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MARGARET PROUSE: The remarkable goodness at the farmers’ market

From greens and farm-fresh eggs to soup fixings and baked goods, there’s something for everyone on Saturday mornings. SUBMITTED PHOTO
From greens and farm-fresh eggs to soup fixings and baked goods, there’s something for everyone on Saturday mornings. SUBMITTED PHOTO - The Guardian

The regulars shop at the farmers’ market year round, but seasonal traffic diminishes after New Year’s.

Even after all the outdoor crops are a thing of the past, vendors bring an array of wonderful food that would enhance anyone’s dining table.

Lest I be accused again, as I was last Saturday of duplicity, I’ll disclose that my interest isn’t solely in the healthy foods at the market. Almost every week I go home with a sugary treat from one of the bakery booths in my shopping bag along, of course, with mushrooms, greens, eggs and assorted other health-enhancing foods.

I just have to rationalize a little, telling myself that, by sharing the treat with my husband, I’m sticking to a small portion size, and that the pecans in the tarts supply healthy fats.

In addition to the occasional sweet treat, we like having homemade soup on winter days. There are enough soup fixings at the market that you could make a different one every day of the week. They include fish chowder, beef and barley, Scotch broth (lamb), cream of potato, minestrone, French onion and carrot and ginger, to name a few.  

I took home a bunch of leeks and a bag of carrots last weekend to cook with a chicken carcass from the freezer for a chicken noodle soup.  This is especially easy now that I have an electric pressure cooker.

We often have cream of mushroom soup. It’s simple to prepare using sliced mushrooms sautéed with chopped onions in butter. To make the sauce, I sprinkle flour over the sautéed vegetables and melted butter, gradually stir in beef broth and evaporated milk until it reaches the consistency of thick cream and season with thyme and black pepper.  Topped with a few seasoned croutons, it makes a warm and tasty lunch.

What do you serve with the soup? The market has that covered, too. I like toast and cheese, and there is a selection of both to choose from. There is no comparison between grilled cheese made with commercial white bread and processed cheese slices and open-face cheese melts made with artisan bread topped with top quality cheese and melted under the broiler.

Soup and salad is another good lunch menu. And market vendors have fresh local salad greens, spinach, carrots, cabbage, sweet peppers, red onions, eggs for boiling, and sometimes even salad turnips.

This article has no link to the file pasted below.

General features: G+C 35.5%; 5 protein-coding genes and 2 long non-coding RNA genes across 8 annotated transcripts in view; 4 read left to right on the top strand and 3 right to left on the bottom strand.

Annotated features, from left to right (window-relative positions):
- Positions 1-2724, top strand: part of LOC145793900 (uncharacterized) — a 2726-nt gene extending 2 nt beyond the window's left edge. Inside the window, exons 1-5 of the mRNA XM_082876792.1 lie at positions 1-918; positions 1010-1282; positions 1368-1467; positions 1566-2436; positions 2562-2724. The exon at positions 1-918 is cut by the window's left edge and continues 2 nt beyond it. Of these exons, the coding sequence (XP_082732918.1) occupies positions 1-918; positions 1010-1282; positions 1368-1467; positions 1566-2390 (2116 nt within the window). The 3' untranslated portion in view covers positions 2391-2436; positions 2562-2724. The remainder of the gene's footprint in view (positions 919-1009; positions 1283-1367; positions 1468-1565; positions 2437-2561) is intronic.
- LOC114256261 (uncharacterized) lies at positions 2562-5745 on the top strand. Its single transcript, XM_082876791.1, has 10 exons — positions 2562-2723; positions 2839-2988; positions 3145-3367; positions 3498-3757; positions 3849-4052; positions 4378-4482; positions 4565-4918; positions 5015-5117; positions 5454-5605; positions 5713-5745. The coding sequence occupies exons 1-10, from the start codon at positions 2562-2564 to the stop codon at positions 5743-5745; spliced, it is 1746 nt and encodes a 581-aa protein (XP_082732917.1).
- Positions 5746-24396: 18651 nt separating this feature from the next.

I like washing lettuce and spinning it dry, wrapping in paper towels or kitchen towels, and keeping it in the crisper until it’s time to make a salad. It stays fresh for several days and speeds up the salad-making process.

Once a sweet pepper is cut open, any leftover pieces can be kept fresher by refrigerating them in an airtight container with a piece of paper towel to keep them dry. I have found, since someone taught me the paper towel trick, that the cut edges of the peppers stay intact for much longer than when just packed in a plastic bag or container.

Here are several points on peeling hard cooked eggs: the fresher the egg, the more difficult it is to peel and chilling the eggs in cold water immediately after cooking them makes it easier to remove the shells.

The greens at the market are particularly appealing in winter.  The mixed kale that came home with me last weekend will be transformed into this tasty side dish.

Korean Greens

Adapted from The Moosewood Collective: “New Recipes from Moosewood Restaurant”. Ten Speed Press, Berkeley, 1987.

500 g (1 lb) mixed stir-fry greens, coarsely chopped (e.g. collards, kale, spinach)

22 mL (1½ tbsp) canola oil

15 mL (1 tbsp) dark sesame oil

22 mL (1½ tbsp) white vinegar

22 mL (1½ tbsp) tamari soy sauce

pinch sugar (optional)

7 mL (1½ tsp) sesame seeds, toasted

Prepare sauce by mixing together sesame oil, vinegar, soy sauce and optional sugar.

Rinse and dry greens. Chop into manageable sized pieces, if desired.

Heat canola oil in a wok or large skillet. Add the greens and stir-fry until just tender, but not overcooked. Pour off any excess oil or liquid.

Toss the greens with the sauce in a warmed serving bowl. Sprinkle the sesame seeds over the greens and serve.           

Makes 4 servings

Margaret Prouse, a home economist, can be reached by writing her at RR#2, North Wiltshire, P.E.I., C0A 1Y0, or by email at

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